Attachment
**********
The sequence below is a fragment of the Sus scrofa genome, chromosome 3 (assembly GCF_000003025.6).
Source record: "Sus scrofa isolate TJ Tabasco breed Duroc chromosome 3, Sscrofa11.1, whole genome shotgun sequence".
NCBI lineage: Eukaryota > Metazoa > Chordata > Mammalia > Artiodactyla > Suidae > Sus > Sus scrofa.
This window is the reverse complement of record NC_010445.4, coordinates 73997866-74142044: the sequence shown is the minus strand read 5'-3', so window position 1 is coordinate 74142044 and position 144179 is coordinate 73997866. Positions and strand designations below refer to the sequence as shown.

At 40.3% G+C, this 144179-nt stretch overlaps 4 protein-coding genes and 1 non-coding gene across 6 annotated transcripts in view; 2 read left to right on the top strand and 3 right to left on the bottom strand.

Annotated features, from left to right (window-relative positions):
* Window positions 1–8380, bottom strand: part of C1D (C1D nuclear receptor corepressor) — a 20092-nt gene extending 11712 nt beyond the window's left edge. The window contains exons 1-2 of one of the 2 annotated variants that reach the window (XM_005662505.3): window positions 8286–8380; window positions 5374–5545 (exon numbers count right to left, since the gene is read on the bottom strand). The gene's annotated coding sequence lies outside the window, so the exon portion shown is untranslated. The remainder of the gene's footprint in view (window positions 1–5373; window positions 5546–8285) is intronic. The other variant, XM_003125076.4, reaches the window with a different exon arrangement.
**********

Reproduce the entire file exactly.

The sequence below is a fragment of the Sus scrofa genome, chromosome 3 (assembly GCF_000003025.6).
Source record: "Sus scrofa isolate TJ Tabasco breed Duroc chromosome 3, Sscrofa11.1, whole genome shotgun sequence".
NCBI lineage: Eukaryota > Metazoa > Chordata > Mammalia > Artiodactyla > Suidae > Sus > Sus scrofa.
This window is the reverse complement of record NC_010445.4, coordinates 73997866-74142044: the sequence shown is the minus strand read 5'-3', so window position 1 is coordinate 74142044 and position 144179 is coordinate 73997866. Positions and strand designations below refer to the sequence as shown.

At 40.3% G+C, this 144179-nt stretch overlaps 4 protein-coding genes and 1 non-coding gene across 6 annotated transcripts in view; 2 read left to right on the top strand and 3 right to left on the bottom strand.

Annotated features, from left to right (window-relative positions):
* Window positions 1–8380, bottom strand: part of C1D (C1D nuclear receptor corepressor) — a 20092-nt gene extending 11712 nt beyond the window's left edge. The window contains exons 1-2 of one of the 2 annotated variants that reach the window (XM_005662505.3): window positions 8286–8380; window positions 5374–5545 (exon numbers count right to left, since the gene is read on the bottom strand). The gene's annotated coding sequence lies outside the window, so the exon portion shown is untranslated. The remainder of the gene's footprint in view (window positions 1–5373; window positions 5546–8285) is intronic. The other variant, XM_003125076.4, reaches the window with a different exon arrangement.